Regarding the 50 SUSE Linux Enterprise Desktop 10 activations that I recently blogged, there was a subsequent slashdot thread in which several people have sneeringly commented that SUSE Linux Enterprise Desktop 10 proprietary. This chaffes me because Novell is part way through a cultural change that I think is nothing short of astounding. Because of open source, the company is becoming a foundary of invention again. We’re finally starting to be recognized again as a place that can really drive new software technology.
So, if you have somehow ended up here having passed through the slashdot firebranding, I ask you to consider some details about SLED, SUSE, and Novell.
- SUSE Linux Enterprise Desktop was developed in open source.
It includes a couple pieces of proprietary software from partner companies, such as the Macromedia Flash plugin for Firefox, RealPlayer, and Adobe Reader. It includes no proprietary kernel modules. Andreas Jaeger recently posted about SUSE’s policy on use of proprietary software and kernel modules. On the SLED10 media, Novell includes a couple proprietary packages developed at Novell, but they do not install by default, as they are all related to using enterprise infrastructural services (such as already-deployed Novell enterprise systems).
- Free Software, but Not Free Updates
SUSE Linux Enterprise Desktop is fully functional free software. It does not require any kind of license key. However, Novell hopes to make revenue on the software update service, as well as enterprise support, consulting, training, and other services. The activation keys activate the update service for one year. (Clever winners of the 50 1-year activations that we are giving away might extend that a bit by using the 60 day eval before they use their activation code.)
- Free Updates? Yes, for openSUSE.
Novell also underwrites another desktop distribution openSUSE, which includes a lot more packages than SLED. Anyone can download it and use it. However, SLED today has some features that were (thankfully) not included in openSUSE 10.1, the current version. (In fact, we had a major screw up with a including a not-ready component in openSUSE, causing a mess that we are still trying to clean up in the SUSE community.) The feature delta with SLED, as well as the extensive extra polishing that SLED received before shipping–have prompted many people in the community to expressed their desire to use SLED. They like what Novell has created and packaged–an amazingly well-assembled desktop system, and they would rather not wait for many of the features and design elements to appear in openSUSE 10.2.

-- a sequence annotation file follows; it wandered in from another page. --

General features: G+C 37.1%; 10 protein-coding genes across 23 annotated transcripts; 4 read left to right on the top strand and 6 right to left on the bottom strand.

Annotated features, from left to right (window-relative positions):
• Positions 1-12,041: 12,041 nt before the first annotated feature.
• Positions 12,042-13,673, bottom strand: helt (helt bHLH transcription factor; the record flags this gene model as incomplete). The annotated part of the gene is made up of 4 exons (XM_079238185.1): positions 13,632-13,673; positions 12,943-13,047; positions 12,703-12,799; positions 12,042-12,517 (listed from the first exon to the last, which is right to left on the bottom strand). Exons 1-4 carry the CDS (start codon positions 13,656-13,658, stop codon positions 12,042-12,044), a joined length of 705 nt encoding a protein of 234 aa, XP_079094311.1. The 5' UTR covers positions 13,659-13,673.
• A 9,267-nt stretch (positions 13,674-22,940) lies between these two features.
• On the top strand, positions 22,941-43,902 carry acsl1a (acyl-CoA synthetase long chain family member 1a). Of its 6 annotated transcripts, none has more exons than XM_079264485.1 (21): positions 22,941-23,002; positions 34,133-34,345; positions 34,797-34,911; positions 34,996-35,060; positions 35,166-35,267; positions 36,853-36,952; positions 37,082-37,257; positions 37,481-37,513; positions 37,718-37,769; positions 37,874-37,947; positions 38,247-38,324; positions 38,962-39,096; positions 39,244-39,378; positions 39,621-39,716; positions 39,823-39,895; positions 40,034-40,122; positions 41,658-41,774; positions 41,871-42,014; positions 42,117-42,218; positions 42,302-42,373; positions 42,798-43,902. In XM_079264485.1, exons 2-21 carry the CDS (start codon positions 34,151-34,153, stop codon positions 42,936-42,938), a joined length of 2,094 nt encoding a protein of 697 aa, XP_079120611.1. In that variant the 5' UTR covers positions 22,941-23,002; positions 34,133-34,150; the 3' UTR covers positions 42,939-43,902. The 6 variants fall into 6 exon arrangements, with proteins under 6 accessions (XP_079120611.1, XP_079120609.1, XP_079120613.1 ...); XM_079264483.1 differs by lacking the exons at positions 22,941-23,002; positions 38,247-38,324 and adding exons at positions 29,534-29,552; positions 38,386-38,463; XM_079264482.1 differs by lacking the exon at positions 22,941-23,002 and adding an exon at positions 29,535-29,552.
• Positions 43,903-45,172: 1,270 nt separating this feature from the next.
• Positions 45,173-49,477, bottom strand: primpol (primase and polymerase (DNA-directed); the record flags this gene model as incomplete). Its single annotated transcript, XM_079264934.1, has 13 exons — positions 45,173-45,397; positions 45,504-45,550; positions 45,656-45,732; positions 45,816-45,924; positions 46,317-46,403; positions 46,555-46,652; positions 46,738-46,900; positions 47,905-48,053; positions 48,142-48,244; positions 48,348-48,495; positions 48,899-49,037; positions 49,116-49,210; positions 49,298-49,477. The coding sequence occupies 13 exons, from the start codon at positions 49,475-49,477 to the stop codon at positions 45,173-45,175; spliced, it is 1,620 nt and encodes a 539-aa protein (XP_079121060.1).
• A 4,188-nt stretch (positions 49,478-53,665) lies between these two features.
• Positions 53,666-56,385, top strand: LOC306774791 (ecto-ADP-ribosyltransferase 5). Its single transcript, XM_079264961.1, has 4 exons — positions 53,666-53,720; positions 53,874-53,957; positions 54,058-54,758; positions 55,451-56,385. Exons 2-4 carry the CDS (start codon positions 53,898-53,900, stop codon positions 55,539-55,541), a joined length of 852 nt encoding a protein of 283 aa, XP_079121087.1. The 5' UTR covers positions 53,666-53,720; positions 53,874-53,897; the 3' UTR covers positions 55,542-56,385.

- Novell Contributes…a Lot
Please give Novell some credit for driving many of the great Linux features that have shown up not only on SUSE Linux, but many other distributions. Novell hired David Reveman to complete his work on Xgl & Compiz, which are now available on Ubuntu, Gentoo and other distros. Novell hired Aaron Bockover to create Banshee on the Helix framework so that we could have legal mp3 on Linux. Novell bought Ximian and continues to enable them to create things like the new main menu for GNOME (Jimmy Krehl’s “slab”), and solid desktop search well ahead of Microsoft Vista (which still may not ship with that feature). A major reason why plug and play devices like USB drives, mp3 players and cameras just work today is Robert Love’s project Utopia. SUSE engineers today are pushing upstream Linux kernel code that has been and still is greatly extending battery life. Maybe these examples are still too self-interested? Novell employees a teams to contribute to GCC, which is an upstream contribution the GNU toolchain and yields little competitive advantage to Novell. Novell CTO Jeff Jaffe has stated the reason: you can’t just take, you gotta give back. That’s why Novell is participating and contributing.
Say what you want about our marketing missing the mark. But if you believe that we are too proprietary, or that we are not actively engaged enough in open source, then tell us why you think so. Helpus to understand that thing that you think we just don’t get. Otherwise, is it really justified to berate Novell for being proprietary just because we have offered 50 update activation keys on an awareness campaign?